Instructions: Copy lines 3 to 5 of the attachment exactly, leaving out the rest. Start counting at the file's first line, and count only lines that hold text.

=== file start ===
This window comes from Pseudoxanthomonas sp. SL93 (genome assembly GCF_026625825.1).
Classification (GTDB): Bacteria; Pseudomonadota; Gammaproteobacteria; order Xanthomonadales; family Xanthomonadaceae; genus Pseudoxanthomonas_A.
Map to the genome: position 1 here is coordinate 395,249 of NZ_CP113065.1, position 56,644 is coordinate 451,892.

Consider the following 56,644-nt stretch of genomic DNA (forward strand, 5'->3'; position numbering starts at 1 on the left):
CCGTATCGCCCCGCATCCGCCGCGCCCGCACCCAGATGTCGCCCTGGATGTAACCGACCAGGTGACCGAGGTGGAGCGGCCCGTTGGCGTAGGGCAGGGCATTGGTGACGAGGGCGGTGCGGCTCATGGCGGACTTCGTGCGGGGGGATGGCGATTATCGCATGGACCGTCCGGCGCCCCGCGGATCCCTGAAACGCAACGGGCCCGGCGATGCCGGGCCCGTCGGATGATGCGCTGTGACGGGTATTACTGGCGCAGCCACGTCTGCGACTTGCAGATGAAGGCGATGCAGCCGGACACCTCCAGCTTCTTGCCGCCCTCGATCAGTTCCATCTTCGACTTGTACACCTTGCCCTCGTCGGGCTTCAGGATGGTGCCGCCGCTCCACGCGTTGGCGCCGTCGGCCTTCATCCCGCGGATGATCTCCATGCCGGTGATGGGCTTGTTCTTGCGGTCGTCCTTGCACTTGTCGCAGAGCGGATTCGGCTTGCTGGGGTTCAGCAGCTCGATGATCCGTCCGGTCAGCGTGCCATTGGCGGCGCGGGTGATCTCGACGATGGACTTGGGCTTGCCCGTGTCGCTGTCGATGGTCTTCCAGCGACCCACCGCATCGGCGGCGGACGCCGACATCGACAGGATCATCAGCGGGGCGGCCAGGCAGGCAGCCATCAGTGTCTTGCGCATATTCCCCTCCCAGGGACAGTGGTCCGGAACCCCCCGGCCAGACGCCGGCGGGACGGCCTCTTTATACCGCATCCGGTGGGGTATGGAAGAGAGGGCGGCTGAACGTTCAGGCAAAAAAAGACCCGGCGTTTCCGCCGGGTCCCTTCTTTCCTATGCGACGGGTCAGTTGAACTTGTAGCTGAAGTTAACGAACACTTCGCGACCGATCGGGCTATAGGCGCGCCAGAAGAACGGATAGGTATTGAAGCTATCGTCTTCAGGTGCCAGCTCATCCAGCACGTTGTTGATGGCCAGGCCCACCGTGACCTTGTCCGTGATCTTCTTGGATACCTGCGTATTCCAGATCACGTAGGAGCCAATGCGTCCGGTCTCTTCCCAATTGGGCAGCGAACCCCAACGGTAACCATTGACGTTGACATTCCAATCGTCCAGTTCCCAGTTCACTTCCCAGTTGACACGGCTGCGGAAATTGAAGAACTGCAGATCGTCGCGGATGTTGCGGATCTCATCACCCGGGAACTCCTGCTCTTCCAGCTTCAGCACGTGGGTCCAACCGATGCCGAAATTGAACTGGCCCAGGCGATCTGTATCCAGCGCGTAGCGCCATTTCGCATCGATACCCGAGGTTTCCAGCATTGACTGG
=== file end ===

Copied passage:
Map to the genome: position 1 here is coordinate 395,249 of NZ_CP113065.1, position 56,644 is coordinate 451,892.

Consider the following 56,644-nt stretch of genomic DNA (forward strand, 5'->3'; position numbering starts at 1 on the left):
CCGTATCGCCCCGCATCCGCCGCGCCCGCACCCAGATGTCGCCCTGGATGTAACCGACCAGGTGACCGAGGTGGAGCGGCCCGTTGGCGTAGGGCAGGGCATTGGTGACGAGGGCGGTGCGGCTCATGGCGGACTTCGTGCGGGGGGATGGCGATTATCGCATGGACCGTCCGGCGCCCCGCGGATCCCTGAAACGCAACGGGCCCGGCGATGCCGGGCCCGTCGGATGATGCGCTGTGACGGGTATTACTGGCGCAGCCACGTCTGCGACTTGCAGATGAAGGCGATGCAGCCGGACACCTCCAGCTTCTTGCCGCCCTCGATCAGTTCCATCTTCGACTTGTACACCTTGCCCTCGTCGGGCTTCAGGATGGTGCCGCCGCTCCACGCGTTGGCGCCGTCGGCCTTCATCCCGCGGATGATCTCCATGCCGGTGATGGGCTTGTTCTTGCGGTCGTCCTTGCACTTGTCGCAGAGCGGATTCGGCTTGCTGGGGTTCAGCAGCTCGATGATCCGTCCGGTCAGCGTGCCATTGGCGGCGCGGGTGATCTCGACGATGGACTTGGGCTTGCCCGTGTCGCTGTCGATGGTCTTCCAGCGACCCACCGCATCGGCGGCGGACGCCGACATCGACAGGATCATCAGCGGGGCGGCCAGGCAGGCAGCCATCAGTGTCTTGCGCATATTCCCCTCCCAGGGACAGTGGTCCGGAACCCCCCGGCCAGACGCCGGCGGGACGGCCTCTTTATACCGCATCCGGTGGGGTATGGAAGAGAGGGCGGCTGAACGTTCAGGCAAAAAAAGACCCGGCGTTTCCGCCGGGTCCCTTCTTTCCTATGCGACGGGTCAGTTGAACTTGTAGCTGAAGTTAACGAACACTTCGCGACCGATCGGGCTATAGGCGCGCCAGAAGAACGGATAGGTATTGAAGCTATCGTCTTCAGGTGCCAGCTCATCCAGCACGTTGTTGATGGCCAGGCCCACCGTGACCTTGTCCGTGATCTTCTTGGATACCTGCGTATTCCAGATCACGTAGGAGCCAATGCGTCCGGTCTCTTCCCAATTGGGCAGCGAACCCCAACGGTAACCATTGACGTTGACATTCCAATCGTCCAGTTCCCAGTTCACTTCCCAGTTGACACGGCTGCGGAAATTGAAGAACTGCAGATCGTCGCGGATGTTGCGGATCTCATCACCCGGGAACTCCTGCTCTTCCAGCTTCAGCACGTGGGTCCAACCGATGCCGAAATTGAACTGGCCCAGGCGATCTGTATCCAGCGCGTAGCGCCATTTCGCATCGATACCCGAGGTTTCCAGCATTGACTGG